Thousands protest Knesset's surrogacy bill’s exclusion of gay couples

According to legislation, gay couples are not entitled to state-supported surrogacy.

Thousands Protest Knesset's surrogacy bill on Saturday night in Tel Aviv (photo credit: SHIRA LEVRON)
Thousands Protest Knesset's surrogacy bill on Saturday night in Tel Aviv
(photo credit: SHIRA LEVRON)
Several thousand people demonstrated in Tel Aviv on Saturday night against a looming bill on surrogacy that, if passed, would exclude gay couples.
The bill, which is expected to pass into law in its final readings at the Knesset on Monday, updates current legislation that only grants state-supported surrogacy for married heterosexual couples, by expanding the eligibility to single women.
But it still leaves out gay couples.
Hen Arieli, the chairman of the LGBTQ Association opened her speech with a message to the South, at the end of a day in which Gaza border communities had been pounded by projectiles from Gaza.
“Our heart is with our LGBTQ sisters and brothers in the Gaza perimeter and in the IDF,” she said. “We are holding the demonstration to make our voices heard because the discrimination applies equally to all of us, and now that they are carrying the security burden, it is our duty to bear the burden of protest and struggle for them.”
“According to the prime minister’s fluent English we are in an LGBTQ paradise, but in reality our lives do not allow us to marry, we are not allowed to have children, and if we have already succeeded, we are overwhelmed by unnecessary difficulties.
There is a limit to how much ‘no’ we can hear and we will not remain silent until the discrimination ends,” Arieli added.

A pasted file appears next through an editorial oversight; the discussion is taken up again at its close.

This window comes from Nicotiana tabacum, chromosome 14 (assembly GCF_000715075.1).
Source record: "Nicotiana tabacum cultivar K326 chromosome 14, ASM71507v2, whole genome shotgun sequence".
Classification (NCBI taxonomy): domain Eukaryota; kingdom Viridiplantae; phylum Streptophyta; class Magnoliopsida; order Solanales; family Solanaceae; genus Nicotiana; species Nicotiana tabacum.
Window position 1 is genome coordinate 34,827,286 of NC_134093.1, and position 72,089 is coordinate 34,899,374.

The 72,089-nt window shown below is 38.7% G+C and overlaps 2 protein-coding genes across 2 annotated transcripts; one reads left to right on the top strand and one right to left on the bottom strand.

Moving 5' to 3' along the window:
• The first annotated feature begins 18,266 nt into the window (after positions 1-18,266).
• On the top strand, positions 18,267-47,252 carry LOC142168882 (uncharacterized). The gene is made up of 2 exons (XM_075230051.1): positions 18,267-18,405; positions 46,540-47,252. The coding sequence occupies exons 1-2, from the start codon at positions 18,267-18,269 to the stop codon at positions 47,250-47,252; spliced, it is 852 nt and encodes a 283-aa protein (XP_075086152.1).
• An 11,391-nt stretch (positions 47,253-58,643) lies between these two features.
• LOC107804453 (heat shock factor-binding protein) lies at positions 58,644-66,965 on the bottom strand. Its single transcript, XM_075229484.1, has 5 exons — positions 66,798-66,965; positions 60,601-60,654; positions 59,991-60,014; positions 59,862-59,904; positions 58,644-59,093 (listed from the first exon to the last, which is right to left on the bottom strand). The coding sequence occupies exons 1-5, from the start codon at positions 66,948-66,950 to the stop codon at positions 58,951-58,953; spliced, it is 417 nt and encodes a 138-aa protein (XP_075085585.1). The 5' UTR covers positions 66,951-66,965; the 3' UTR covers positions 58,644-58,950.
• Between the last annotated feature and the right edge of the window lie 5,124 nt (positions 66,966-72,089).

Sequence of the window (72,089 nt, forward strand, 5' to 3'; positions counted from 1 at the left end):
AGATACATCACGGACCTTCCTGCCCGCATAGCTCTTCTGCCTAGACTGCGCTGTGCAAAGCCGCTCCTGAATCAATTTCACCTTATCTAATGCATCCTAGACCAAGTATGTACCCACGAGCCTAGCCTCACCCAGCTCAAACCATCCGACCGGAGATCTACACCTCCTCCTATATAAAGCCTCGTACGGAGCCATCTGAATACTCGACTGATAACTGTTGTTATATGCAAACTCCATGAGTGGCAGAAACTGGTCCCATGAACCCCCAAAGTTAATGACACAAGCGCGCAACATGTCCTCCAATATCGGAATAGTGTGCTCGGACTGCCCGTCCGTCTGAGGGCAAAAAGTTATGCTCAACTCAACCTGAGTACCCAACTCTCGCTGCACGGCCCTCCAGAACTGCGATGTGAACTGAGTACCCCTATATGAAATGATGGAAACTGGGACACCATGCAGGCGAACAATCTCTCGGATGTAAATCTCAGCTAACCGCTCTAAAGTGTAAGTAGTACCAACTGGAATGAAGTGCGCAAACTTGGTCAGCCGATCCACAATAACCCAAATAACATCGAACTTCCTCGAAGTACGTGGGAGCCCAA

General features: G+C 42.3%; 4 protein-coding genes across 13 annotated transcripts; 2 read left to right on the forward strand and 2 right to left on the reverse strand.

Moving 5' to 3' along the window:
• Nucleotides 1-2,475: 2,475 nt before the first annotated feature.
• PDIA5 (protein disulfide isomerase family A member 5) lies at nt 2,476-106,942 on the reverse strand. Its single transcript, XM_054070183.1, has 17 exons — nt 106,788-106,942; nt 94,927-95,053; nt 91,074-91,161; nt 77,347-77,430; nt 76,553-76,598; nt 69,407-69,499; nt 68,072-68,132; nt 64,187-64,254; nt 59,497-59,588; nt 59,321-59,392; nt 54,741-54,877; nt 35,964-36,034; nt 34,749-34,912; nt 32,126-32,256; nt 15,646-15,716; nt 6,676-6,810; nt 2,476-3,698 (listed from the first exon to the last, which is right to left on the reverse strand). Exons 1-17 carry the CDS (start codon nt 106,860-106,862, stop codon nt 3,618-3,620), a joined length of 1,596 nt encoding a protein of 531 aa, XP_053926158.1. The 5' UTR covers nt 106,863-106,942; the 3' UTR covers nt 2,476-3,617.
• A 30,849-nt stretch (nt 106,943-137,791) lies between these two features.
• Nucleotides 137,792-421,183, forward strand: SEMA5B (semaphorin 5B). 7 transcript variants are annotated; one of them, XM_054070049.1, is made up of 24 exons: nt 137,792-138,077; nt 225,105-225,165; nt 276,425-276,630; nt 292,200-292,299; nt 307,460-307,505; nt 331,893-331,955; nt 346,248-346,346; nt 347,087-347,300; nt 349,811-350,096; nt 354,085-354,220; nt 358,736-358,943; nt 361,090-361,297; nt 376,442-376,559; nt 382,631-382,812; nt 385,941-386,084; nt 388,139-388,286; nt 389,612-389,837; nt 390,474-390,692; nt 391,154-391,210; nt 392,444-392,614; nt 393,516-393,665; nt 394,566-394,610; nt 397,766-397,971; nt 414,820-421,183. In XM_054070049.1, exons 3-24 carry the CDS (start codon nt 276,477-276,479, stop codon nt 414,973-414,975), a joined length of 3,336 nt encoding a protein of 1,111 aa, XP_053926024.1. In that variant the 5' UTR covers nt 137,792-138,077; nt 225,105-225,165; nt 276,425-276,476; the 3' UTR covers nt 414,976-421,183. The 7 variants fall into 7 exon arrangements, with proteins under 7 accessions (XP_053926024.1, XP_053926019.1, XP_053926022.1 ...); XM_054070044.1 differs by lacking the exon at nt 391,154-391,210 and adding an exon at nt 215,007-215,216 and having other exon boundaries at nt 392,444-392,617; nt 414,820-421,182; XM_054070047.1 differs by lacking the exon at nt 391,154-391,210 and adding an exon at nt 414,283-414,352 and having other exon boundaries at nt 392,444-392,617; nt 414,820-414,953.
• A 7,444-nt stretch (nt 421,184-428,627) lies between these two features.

Oded Fried, the LGBTQ community’s representative in the Knesset, said: “If there was a law that states that only women born in Israel can be mothers or a law that couples of settlers are forbidden to establish a family, no one would remain silent and hide behind excuses like coalition discipline. Whoever votes in favor of the surrogacy law this week – this is a vote against us. And we will not sit quietly while legislators make laws against us and trample on our basic rights. “ Mickey Ouzen, board member of the Association of Israeli Gay Fathers, said: “A year ago, the High Court of Justice sent the state to do homework with an unequivocal clarification that the only acceptable situation is an equal surrogacy law for everyone – any other arrangement will be humiliating,” he said. “For us this is the right to be parents, and we must not deny this right to anyone. We refuse to beg or to give up, we refuse to be sent to foreign countries to get licenses to be parents, we refuse to continue to hear ‘no.’ We refuse the ongoing harm to the LGBTQ community, our families and our children, and we will continue with all our force until everyone understands that we are all first-class citizens – in spite of their anger.”
During the demonstration, Yaniv Weizman, a council member of the Tel Aviv-Jaffa municipality and founder of the Israel Gay Youth association, announced his organization’s intention to establish a system of support for LGBTQ youth in the ultra-Orthodox community, in which coming out is taboo.